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Health insurance in Spain

Spain's public health service (the Sistema Sanitario Público) offers an excellent standard of healthcare. The health service is administered by regional authorities and hence differs slightly from area to area, but all regions offer a network of highly qualified doctors and modern, well-equipped medical facilities. Many hospitals and medical centres in Spain also offer private healthcare, so there is also the option to purchase private health cover in Spain if you prefer this level of service.
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Who is eligible?

If you are an EU citizen or hold a visa that allows you to work in Spain, you can register for an official medical card (tarjeta de sanitaria) that lets you access the same medical services as a Spanish national. First you must sign up for a social security number to demonstrate that you are making national insurance contributions – these are normally deducted automatically from your wages. You can then apply for your medical card through the nearest INSS (Oficina del Instuto Nacional de Seguridad Social), or Social Security office. Pensioners or those who receive disability benefits from another EEA country are normally also eligible for free healthcare in Spain if they hold an S1 (previously E121) form that demonstrates their status. While waiting for their cards to be processed, EU citizens can access public healthcare in the short term by presenting their EHIC (European Health Insurance Card).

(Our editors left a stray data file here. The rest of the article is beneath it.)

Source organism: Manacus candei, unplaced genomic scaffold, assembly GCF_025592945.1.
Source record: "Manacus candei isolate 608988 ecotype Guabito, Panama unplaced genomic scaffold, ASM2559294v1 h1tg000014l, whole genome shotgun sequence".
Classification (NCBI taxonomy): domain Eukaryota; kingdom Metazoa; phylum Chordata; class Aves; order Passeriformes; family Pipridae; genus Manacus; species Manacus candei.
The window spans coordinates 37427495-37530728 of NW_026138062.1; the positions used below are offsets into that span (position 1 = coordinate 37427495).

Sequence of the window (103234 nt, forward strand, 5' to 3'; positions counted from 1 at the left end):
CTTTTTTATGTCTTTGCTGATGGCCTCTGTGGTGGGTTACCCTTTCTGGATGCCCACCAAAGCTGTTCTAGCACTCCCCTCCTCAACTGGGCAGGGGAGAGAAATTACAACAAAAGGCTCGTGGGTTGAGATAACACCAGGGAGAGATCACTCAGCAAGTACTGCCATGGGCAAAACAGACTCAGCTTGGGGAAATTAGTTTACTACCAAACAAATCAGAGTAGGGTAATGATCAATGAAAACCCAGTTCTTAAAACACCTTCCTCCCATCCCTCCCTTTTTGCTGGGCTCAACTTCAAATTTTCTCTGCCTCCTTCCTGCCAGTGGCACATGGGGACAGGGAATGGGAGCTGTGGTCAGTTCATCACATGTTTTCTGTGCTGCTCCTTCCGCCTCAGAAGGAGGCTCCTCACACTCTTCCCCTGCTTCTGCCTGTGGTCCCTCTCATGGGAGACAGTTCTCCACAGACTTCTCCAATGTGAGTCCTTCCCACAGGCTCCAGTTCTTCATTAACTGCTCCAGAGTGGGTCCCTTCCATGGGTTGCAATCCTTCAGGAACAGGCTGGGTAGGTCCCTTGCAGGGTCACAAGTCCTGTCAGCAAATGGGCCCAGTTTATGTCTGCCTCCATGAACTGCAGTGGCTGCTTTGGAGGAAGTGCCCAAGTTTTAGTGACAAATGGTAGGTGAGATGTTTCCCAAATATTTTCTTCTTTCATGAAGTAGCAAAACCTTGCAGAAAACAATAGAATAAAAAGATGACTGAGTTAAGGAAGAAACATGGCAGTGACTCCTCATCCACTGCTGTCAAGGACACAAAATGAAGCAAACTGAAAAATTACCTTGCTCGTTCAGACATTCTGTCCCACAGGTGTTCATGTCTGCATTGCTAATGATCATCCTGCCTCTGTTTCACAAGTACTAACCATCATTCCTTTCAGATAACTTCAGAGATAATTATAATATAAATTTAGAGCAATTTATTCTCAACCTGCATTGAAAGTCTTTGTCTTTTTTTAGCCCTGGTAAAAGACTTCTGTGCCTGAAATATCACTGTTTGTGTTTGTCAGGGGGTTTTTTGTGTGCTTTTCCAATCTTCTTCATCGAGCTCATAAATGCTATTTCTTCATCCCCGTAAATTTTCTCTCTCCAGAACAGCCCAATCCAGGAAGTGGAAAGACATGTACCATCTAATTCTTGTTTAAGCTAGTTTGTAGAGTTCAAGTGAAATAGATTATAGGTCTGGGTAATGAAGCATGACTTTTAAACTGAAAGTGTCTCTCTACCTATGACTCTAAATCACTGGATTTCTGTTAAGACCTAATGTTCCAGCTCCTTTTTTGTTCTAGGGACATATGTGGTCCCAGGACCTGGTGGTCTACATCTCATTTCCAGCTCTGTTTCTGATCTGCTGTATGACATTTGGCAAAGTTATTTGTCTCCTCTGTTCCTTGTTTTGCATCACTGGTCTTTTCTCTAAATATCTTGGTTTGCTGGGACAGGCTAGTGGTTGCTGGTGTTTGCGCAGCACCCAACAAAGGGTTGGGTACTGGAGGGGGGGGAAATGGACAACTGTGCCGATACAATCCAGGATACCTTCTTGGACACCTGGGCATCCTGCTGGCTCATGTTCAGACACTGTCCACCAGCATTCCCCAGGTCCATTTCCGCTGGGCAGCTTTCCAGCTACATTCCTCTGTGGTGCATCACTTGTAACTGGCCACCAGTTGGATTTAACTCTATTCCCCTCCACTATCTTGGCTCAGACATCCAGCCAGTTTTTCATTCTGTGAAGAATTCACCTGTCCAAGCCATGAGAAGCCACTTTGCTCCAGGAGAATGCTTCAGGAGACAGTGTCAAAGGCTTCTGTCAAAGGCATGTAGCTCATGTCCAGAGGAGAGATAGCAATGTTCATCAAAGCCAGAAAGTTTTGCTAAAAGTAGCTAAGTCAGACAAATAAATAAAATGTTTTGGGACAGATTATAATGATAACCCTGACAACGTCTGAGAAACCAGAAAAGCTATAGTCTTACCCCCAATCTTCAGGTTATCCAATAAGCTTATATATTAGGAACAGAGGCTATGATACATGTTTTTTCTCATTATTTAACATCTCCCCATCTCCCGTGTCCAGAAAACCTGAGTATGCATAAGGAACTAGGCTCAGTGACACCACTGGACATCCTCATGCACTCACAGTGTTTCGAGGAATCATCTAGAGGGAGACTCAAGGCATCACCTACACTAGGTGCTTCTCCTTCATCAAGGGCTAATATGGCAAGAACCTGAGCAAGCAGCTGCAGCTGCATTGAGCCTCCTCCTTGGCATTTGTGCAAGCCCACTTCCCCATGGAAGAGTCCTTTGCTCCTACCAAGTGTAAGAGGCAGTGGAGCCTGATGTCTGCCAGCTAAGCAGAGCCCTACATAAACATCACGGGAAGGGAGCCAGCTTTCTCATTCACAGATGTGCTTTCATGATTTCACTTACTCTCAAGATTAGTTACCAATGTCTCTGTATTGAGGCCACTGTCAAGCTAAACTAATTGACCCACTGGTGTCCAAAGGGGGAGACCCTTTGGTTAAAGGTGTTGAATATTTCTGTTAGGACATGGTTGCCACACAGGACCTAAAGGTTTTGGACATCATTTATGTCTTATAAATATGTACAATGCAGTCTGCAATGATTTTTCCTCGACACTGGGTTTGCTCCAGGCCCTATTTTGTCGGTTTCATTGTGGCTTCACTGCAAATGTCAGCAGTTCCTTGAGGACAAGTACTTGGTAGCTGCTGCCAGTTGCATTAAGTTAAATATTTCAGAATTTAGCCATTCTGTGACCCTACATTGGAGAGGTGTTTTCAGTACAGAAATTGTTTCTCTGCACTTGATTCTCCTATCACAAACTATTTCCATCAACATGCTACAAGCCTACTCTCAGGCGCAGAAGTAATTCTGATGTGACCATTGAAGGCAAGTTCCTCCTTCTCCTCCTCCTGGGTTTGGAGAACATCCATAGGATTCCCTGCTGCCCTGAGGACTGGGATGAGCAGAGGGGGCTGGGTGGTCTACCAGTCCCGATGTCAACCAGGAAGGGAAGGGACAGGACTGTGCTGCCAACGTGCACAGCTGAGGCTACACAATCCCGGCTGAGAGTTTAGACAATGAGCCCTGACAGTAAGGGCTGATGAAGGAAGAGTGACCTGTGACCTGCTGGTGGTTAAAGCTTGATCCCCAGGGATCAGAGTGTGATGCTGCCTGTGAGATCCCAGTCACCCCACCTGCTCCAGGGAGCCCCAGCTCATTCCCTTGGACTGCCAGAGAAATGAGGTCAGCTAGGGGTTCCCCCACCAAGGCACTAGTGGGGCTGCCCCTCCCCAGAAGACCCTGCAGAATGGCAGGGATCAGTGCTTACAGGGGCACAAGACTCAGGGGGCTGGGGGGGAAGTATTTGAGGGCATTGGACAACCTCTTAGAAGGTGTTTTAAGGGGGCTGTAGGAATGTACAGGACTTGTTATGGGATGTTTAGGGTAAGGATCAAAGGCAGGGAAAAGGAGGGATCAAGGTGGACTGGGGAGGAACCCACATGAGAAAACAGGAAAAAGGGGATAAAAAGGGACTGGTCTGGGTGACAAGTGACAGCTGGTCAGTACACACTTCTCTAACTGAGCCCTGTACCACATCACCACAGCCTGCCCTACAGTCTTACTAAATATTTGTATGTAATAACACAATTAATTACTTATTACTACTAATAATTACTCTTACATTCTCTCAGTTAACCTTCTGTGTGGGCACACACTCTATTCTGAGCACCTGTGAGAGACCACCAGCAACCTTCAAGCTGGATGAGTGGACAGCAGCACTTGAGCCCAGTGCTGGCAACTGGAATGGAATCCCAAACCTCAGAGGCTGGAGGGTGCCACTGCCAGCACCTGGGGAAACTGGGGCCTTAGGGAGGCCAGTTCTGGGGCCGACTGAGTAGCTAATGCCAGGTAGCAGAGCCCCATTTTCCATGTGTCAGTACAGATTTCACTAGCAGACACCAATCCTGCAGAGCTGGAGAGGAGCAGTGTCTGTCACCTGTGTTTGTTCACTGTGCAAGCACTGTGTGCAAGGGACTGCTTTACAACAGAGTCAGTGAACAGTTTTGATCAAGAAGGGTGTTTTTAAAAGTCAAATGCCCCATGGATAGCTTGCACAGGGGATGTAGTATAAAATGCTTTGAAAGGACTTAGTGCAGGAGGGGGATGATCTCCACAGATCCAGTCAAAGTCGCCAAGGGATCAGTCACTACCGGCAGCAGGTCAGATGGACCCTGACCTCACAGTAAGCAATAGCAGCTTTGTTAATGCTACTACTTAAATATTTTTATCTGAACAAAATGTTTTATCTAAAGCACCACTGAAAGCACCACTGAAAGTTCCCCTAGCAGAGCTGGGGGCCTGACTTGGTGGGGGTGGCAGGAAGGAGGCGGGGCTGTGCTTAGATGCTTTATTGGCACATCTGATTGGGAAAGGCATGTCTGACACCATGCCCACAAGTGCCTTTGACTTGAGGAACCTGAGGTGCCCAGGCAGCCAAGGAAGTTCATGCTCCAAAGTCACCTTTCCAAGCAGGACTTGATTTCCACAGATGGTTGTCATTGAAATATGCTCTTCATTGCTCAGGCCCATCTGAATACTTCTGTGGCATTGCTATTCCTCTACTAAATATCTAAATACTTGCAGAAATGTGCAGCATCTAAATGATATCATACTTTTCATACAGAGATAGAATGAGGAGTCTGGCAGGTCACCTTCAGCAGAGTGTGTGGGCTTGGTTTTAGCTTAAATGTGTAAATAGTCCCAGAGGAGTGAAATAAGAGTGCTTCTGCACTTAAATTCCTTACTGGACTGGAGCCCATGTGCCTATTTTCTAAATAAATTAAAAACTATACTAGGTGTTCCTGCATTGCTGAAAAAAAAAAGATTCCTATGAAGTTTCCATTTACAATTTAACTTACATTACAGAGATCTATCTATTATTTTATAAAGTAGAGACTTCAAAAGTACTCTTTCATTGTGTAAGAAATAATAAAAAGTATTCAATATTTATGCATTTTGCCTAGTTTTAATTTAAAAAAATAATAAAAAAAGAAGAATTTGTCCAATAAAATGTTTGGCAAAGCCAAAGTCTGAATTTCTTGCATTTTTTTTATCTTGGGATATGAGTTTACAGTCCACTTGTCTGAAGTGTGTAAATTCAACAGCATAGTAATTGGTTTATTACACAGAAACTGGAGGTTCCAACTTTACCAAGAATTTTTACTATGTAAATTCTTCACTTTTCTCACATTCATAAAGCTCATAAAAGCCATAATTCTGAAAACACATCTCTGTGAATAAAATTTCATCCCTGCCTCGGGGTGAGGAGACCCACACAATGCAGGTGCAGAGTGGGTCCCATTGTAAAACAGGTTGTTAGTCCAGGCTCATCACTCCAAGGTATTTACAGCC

What services are provided?

The Spanish health service covers all essential primary healthcare services, including family GP services, specialist and emergency services. These can be accessed through doctor's clinics and hospitals in major centres, or through medical centres (Centro de Salud) in smaller communities. Bear in mind that the exact services offered in these smaller centres may vary depending on size and location, so if you require a specific type of medical treatment, it's worth verifying in advance that it is offered in your area under the public health system – otherwise you may have to fund the cost of travel to another area for treatment. It is also worth noting that dental care is not covered by the public health scheme, and prescriptions are subject to a co-payment scheme in which residents are liable for a certain percentage of prescription costs based on their income level (prescriptions are free for pensioners). Although for the most part the cost of dentistry and prescriptions in Spain is quite reasonable, if you are concerned about expense, health insurance may be a good choice. Expats may also wish to consider a private health insurance policy while in Spain as repatriation due to death or illness is not covered either by the Spanish health system or the EHIC.
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